Configure /etc/dhcpd.conf according to your environment:
default-lease-time      172800;                                              
max-lease-time          604800;                                              
option domain-name      "";                                   
subnet netmask {                                      
        range dynamic-bootp;                             

Start the dhcpd server:

/etc/rc.d/init.d/dhcpd start.

3.2. Setting up TFTP

Setting up TFTP is almost as easy as DHCP.

First install from the rpm package:
# rpm -ihv tftp-server-*.rpm                                                 

Create a directory for the files:
# mkdir /tftpboot                                                            
# chown nobody:nobody /tftpboot                                              

The directory /tftpboot is owned by user nobody, because this is the default
user id set up by tftpd to access the files.

Edit the file /etc/xinetd.d/tftp to look like the following:
service tftp                                                                 
        socket_type     = dgram                                              
        protocol        = udp                                                
        wait            = yes                                                
        user            = root                                               
        server          = /usr/sbin/in.tftpd                                 
        server_args     = -c -s /tftpboot                                    
        disable         = no                                                 
        per_source      = 11                                                 
        cps             = 100 2                                              

The changes from the default file are the parameter disable = no (to enable
the service) and the server argument -c. This argument allows for the
creation of files, which is necessary if you want to save boot or disk
images. You may want to make TFTP read only in normal operation.

Then reload xinetd:

/etc/rc.d/init.d/xinetd reload

You can use the tftp command, available from the tftp (client) rpm package,
to test the server. At the tftp prompt, you can issue the commands put and 

3.3. Using different servers

It is possible to use different servers for DHCP and TFTP. This may be
necessary if using a preexisting DHCP server. You can configure the
next-server parameter in DHCP to point to the TFTP server or you can use the
command tftpserver in Grub.

4. Preparing boot files

Now that the server is set up, you need to prepare the files to make the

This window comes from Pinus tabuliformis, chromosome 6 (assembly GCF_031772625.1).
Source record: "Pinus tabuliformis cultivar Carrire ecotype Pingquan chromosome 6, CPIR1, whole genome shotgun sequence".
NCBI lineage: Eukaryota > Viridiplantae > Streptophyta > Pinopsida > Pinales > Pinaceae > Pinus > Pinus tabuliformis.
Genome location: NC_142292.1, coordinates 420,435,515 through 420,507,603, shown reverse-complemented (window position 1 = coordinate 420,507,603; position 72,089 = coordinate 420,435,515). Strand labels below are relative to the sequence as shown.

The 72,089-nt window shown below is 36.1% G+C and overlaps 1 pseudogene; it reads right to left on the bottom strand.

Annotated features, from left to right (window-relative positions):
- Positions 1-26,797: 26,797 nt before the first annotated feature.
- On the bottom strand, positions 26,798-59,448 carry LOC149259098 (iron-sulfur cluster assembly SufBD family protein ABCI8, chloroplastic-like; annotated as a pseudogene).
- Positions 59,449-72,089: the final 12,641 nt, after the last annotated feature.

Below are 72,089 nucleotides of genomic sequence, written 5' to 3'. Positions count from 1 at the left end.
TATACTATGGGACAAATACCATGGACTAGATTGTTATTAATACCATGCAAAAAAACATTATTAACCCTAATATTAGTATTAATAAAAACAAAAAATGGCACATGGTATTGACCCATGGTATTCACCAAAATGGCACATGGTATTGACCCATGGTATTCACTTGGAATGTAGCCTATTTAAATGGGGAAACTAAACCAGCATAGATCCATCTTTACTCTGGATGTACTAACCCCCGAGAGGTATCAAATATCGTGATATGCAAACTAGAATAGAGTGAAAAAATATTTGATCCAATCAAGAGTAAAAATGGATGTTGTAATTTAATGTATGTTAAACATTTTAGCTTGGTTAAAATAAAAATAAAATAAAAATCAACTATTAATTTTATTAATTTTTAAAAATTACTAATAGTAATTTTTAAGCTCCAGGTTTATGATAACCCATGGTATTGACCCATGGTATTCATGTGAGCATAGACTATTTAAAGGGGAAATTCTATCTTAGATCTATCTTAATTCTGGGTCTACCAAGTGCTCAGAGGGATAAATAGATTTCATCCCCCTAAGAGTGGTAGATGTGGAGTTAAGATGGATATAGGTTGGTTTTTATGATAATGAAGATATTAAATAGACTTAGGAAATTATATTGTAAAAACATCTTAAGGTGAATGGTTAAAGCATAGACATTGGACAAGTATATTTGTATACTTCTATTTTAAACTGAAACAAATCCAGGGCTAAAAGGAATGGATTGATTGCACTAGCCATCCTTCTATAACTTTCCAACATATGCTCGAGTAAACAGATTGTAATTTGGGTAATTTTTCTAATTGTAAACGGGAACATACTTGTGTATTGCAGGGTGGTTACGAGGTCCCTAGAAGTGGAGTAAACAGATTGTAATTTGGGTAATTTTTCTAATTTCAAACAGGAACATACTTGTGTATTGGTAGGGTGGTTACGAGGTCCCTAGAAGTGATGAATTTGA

client boot. Two files are necessary: the kernel and the init ramdisk
(initrd) which will be mounted by the kernel as the root file system. This
document assumes that the procedures outlined in this section and the next
are made in the client machine. Normally, when saving and restoring disk
images, there is no need to have Linux installed on a local hard disk. To
deploy disk images to a number of machines, start by installing a Linux
distribution on one machine for each model. Use DHCP and have TFTP client to
test the setup made in the previous section. Unless otherwise noted, commands
are issued in the bash shell by the user root in a working directory.

4.1. Kernel

Identify the compressed kernel file:
# cd /boot                                                                   
# ls vmlinuz-$(uname -r)                                                     

The version may vary, according to your system. Upload this file to the TFTP
server, renaming it to vmlinuz:
# tftp                                                              
tftp> binary                                                                 
tftp> put vmlinuz-2.4.18-3 vmlinuz                                           
Sent 1030147 bytes in 2.3 seconds                                            
tftp> quit                                                                   

You may want to keep the file name, or have different names for different
hardware models or kernel versions. We use the same names for the kernel and
initrd so we don't have to make another boot floppy disk after changing the
kernel or the initrd images.

4.2. Files on initrd

Next, make the root file system image for the client. The full listing of the
files is in Appendix A.

These files have been taken from a working system as a minimum configuration
for having powerful shell (bash), client network utilities (dhcpcd and tftp),
and copying and compressing utilities (dd, gzip). Administrative commands (
mknod, mount, fdisk and insmod) are also present.

In the working directory create a file named initrd.lst and put these file
names on it. To check the existence of these files in your system, run the
following command:
# ls -d $(<initrd.lst) > /dev/null                                           

You should get an error output like this:
ls: /bin/clone: No such file or directory                                    
ls: /bin/tftp: No such file or directory                                     
ls: /lib/3c59x.o: No such file or directory                                  

The first error is a script to be created in the working directory. The
second error is the program tftp found in the directory /usr/bin instead of /